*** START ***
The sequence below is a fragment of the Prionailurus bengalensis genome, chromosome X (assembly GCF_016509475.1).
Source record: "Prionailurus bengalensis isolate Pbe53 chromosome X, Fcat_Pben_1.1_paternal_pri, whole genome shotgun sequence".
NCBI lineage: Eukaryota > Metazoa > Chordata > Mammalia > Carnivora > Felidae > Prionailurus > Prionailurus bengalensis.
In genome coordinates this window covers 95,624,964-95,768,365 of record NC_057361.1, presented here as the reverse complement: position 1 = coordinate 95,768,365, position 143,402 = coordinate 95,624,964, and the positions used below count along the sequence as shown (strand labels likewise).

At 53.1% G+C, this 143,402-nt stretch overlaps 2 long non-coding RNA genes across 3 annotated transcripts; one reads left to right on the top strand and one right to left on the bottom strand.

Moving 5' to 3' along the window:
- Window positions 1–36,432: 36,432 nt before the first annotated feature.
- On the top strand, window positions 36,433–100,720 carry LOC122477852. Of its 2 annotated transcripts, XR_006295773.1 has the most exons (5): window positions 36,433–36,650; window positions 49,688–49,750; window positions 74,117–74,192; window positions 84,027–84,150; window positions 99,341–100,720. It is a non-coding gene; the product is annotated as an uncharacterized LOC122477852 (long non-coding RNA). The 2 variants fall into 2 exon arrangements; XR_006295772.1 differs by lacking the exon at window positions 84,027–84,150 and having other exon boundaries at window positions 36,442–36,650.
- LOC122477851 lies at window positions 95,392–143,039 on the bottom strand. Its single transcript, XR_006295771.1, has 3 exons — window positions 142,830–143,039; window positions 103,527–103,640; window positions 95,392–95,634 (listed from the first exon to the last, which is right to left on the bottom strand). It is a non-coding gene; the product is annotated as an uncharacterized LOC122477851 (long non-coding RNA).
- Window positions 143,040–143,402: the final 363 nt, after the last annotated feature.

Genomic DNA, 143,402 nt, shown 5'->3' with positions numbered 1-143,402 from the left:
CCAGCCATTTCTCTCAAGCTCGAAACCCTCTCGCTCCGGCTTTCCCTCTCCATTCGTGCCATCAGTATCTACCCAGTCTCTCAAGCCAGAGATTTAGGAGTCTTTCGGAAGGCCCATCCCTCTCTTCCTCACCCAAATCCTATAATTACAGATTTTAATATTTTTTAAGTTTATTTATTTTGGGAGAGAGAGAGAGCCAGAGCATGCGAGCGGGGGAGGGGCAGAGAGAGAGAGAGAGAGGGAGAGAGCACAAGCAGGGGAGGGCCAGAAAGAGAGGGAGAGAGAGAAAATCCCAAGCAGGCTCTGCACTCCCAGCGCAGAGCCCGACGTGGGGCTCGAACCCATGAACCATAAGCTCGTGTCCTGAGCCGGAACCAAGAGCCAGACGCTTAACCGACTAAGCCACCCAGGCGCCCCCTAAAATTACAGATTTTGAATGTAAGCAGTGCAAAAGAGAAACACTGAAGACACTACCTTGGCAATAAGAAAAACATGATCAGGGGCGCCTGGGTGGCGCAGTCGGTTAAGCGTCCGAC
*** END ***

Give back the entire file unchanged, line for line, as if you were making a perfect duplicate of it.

The sequence below is a fragment of the Prionailurus bengalensis genome, chromosome X (assembly GCF_016509475.1).
Source record: "Prionailurus bengalensis isolate Pbe53 chromosome X, Fcat_Pben_1.1_paternal_pri, whole genome shotgun sequence".
NCBI lineage: Eukaryota > Metazoa > Chordata > Mammalia > Carnivora > Felidae > Prionailurus > Prionailurus bengalensis.
In genome coordinates this window covers 95,624,964-95,768,365 of record NC_057361.1, presented here as the reverse complement: position 1 = coordinate 95,768,365, position 143,402 = coordinate 95,624,964, and the positions used below count along the sequence as shown (strand labels likewise).

At 53.1% G+C, this 143,402-nt stretch overlaps 2 long non-coding RNA genes across 3 annotated transcripts; one reads left to right on the top strand and one right to left on the bottom strand.

Moving 5' to 3' along the window:
- Window positions 1–36,432: 36,432 nt before the first annotated feature.
- On the top strand, window positions 36,433–100,720 carry LOC122477852. Of its 2 annotated transcripts, XR_006295773.1 has the most exons (5): window positions 36,433–36,650; window positions 49,688–49,750; window positions 74,117–74,192; window positions 84,027–84,150; window positions 99,341–100,720. It is a non-coding gene; the product is annotated as an uncharacterized LOC122477852 (long non-coding RNA). The 2 variants fall into 2 exon arrangements; XR_006295772.1 differs by lacking the exon at window positions 84,027–84,150 and having other exon boundaries at window positions 36,442–36,650.
- LOC122477851 lies at window positions 95,392–143,039 on the bottom strand. Its single transcript, XR_006295771.1, has 3 exons — window positions 142,830–143,039; window positions 103,527–103,640; window positions 95,392–95,634 (listed from the first exon to the last, which is right to left on the bottom strand). It is a non-coding gene; the product is annotated as an uncharacterized LOC122477851 (long non-coding RNA).
- Window positions 143,040–143,402: the final 363 nt, after the last annotated feature.

Genomic DNA, 143,402 nt, shown 5'->3' with positions numbered 1-143,402 from the left:
CCAGCCATTTCTCTCAAGCTCGAAACCCTCTCGCTCCGGCTTTCCCTCTCCATTCGTGCCATCAGTATCTACCCAGTCTCTCAAGCCAGAGATTTAGGAGTCTTTCGGAAGGCCCATCCCTCTCTTCCTCACCCAAATCCTATAATTACAGATTTTAATATTTTTTAAGTTTATTTATTTTGGGAGAGAGAGAGAGCCAGAGCATGCGAGCGGGGGAGGGGCAGAGAGAGAGAGAGAGAGGGAGAGAGCACAAGCAGGGGAGGGCCAGAAAGAGAGGGAGAGAGAGAAAATCCCAAGCAGGCTCTGCACTCCCAGCGCAGAGCCCGACGTGGGGCTCGAACCCATGAACCATAAGCTCGTGTCCTGAGCCGGAACCAAGAGCCAGACGCTTAACCGACTAAGCCACCCAGGCGCCCCCTAAAATTACAGATTTTGAATGTAAGCAGTGCAAAAGAGAAACACTGAAGACACTACCTTGGCAATAAGAAAAACATGATCAGGGGCGCCTGGGTGGCGCAGTCGGTTAAGCGTCCGAC